OBJECTIVES: To evaluate the generalizability of stringent protocol-driven weaning in improving total duration of opioid treatment and length of inpatient hospital stay after treatment of neonatal abstinence syndrome (NAS). METHODS: We conducted a retrospective cohort analysis of 981 infants who completed pharmacologic treatment of NAS with methadone or morphine from January 2012 through August 2014. Before July 2013, 3 of 6 neonatology provider groups (representing Ohio’s 6 children’s hospitals) directed NAS nursery care by using group-specific treatment protocols containing explicit weaning guidelines. In July 2013, a standardized weaning protocol was adopted by all 6 groups. Statistical analysis was performed to identify effects of adoption of the multicenter weaning protocol on total duration of opioid treatment and length of hospital stay at the protocol-adopting sites and at the sites with preexisting protocol-driven weaning. RESULTS: After adoption of the multicenter protocol, infants treated by the 3 groups previously without stringent weaning guidelines experienced shorter duration of opioid treatment (23.0 vs 34.0 days, P < .001) and length of inpatient hospital stay (23.7 vs 31.6 days, P < .001). Protocol-adopting sites also experienced a lower rate of adjunctive drug therapy (5% vs 21%, P = .004). Outcomes were sustained by the 3 groups who initially had specific weaning guidelines after multicenter adoption (duration of treatment = 17.0 days and length of hospital stay = 23.3 days). CONCLUSIONS: Adoption of a stringent weaning protocol resulted in improved NAS outcomes, demonstrating generalizability of the protocol-driven weaning approach. Opportunity remains for additional protocol refinement.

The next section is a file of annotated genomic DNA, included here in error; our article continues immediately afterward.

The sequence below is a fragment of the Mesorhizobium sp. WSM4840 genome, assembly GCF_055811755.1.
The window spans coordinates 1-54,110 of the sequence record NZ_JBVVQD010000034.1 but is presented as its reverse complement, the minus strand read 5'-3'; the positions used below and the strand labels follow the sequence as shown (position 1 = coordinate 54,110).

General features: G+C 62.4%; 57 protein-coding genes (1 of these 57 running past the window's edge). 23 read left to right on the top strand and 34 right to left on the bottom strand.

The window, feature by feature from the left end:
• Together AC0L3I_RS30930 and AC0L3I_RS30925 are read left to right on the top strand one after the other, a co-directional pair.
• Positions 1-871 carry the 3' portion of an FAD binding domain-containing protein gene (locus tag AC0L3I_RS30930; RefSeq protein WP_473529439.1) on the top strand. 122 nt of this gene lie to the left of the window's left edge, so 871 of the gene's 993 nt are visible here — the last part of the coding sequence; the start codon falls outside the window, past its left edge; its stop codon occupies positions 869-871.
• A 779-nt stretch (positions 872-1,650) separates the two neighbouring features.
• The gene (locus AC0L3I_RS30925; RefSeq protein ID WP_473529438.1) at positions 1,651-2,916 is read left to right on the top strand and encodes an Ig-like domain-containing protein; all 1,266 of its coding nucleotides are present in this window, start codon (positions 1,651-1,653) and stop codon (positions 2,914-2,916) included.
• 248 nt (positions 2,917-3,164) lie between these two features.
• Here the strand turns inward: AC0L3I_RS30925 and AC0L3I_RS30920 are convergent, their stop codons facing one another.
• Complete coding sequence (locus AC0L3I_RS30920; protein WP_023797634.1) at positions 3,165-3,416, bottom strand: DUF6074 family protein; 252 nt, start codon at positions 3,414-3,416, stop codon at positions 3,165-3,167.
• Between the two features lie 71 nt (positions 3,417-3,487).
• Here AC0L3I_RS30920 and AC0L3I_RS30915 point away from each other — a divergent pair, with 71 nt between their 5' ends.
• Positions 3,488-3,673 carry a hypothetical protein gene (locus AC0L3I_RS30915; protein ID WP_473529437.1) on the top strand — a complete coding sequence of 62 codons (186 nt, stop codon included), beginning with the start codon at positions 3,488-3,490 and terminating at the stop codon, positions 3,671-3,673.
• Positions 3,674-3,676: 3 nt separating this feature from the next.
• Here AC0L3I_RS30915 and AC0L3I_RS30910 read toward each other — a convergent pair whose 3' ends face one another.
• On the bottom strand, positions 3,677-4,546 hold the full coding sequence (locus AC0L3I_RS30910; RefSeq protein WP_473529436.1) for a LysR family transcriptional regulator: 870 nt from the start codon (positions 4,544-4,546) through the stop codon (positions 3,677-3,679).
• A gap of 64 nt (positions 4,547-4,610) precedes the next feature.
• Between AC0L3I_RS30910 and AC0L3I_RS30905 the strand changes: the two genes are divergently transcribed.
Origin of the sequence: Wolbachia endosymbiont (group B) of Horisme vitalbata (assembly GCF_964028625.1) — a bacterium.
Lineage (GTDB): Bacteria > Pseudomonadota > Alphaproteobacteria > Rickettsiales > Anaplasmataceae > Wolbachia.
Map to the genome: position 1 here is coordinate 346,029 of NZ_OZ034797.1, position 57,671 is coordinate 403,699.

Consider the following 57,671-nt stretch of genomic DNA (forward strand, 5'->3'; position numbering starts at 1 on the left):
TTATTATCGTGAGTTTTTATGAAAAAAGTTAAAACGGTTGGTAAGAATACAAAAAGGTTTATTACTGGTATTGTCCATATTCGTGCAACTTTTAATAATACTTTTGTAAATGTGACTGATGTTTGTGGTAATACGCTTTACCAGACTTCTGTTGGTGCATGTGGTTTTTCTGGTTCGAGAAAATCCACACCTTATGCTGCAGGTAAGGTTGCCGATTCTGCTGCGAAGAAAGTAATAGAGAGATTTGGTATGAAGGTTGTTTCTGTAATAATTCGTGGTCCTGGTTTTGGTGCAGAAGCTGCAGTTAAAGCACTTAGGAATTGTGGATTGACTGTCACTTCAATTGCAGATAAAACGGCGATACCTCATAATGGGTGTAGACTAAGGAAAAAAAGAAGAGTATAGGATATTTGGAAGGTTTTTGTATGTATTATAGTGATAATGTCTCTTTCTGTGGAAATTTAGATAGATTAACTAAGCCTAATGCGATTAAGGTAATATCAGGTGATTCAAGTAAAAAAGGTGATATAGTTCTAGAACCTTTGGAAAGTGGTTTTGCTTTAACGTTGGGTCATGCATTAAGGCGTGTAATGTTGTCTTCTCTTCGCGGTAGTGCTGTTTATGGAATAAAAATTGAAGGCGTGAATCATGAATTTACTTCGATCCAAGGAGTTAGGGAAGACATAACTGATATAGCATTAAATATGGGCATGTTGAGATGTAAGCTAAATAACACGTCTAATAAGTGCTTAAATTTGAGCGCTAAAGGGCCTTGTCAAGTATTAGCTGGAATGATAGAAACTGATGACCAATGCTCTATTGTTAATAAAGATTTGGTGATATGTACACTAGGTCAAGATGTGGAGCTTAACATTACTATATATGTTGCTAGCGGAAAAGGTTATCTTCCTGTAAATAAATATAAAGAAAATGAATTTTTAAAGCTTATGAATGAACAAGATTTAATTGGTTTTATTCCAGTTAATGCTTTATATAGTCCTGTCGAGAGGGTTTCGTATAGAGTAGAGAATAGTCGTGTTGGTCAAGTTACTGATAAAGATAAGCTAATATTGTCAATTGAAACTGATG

OBJECTIVES: To compare pharmacologic treatment strategies for neonatal abstinence syndrome (NAS) with respect to total duration of opioid treatment and length of inpatient hospital stay. METHODS: We conducted a cohort analysis of late preterm and term neonates who received inpatient pharmacologic treatment of NAS at one of 20 hospitals throughout 6 Ohio regions from January 2012 through July 2013. Physicians managed NAS using 1 of 6 regionally based strategies. RESULTS: Among 547 pharmacologically treated infants, we documented 417 infants managed using an established NAS weaning protocol and 130 patients managed without protocol-driven weaning. Regardless of the treatment opioid chosen, when we accounted for hospital variation, infants receiving protocol-based weans experienced a significantly shorter duration of opioid treatment (17.7 vs 32.1 days, P < .0001) and shorter hospital stay (22.7 vs 32.1 days, P = .004). Among infants receiving protocol-based weaning, there was no difference in the duration of opioid treatment or length of stay when we compared those treated with morphine with those treated with methadone. Additionally, infants treated with phenobarbital were treated with the drug for a longer duration among those following a morphine-based compared with methadone-based weaning protocol. (P ≤ .002). CONCLUSIONS: Use of a stringent protocol to treat NAS, regardless of the initial opioid chosen, reduces the duration of opioid exposure and length of hospital stay. Because the major driver of cost is length of hospitalization, the implications for a reduction in cost of care for NAS management could be substantial.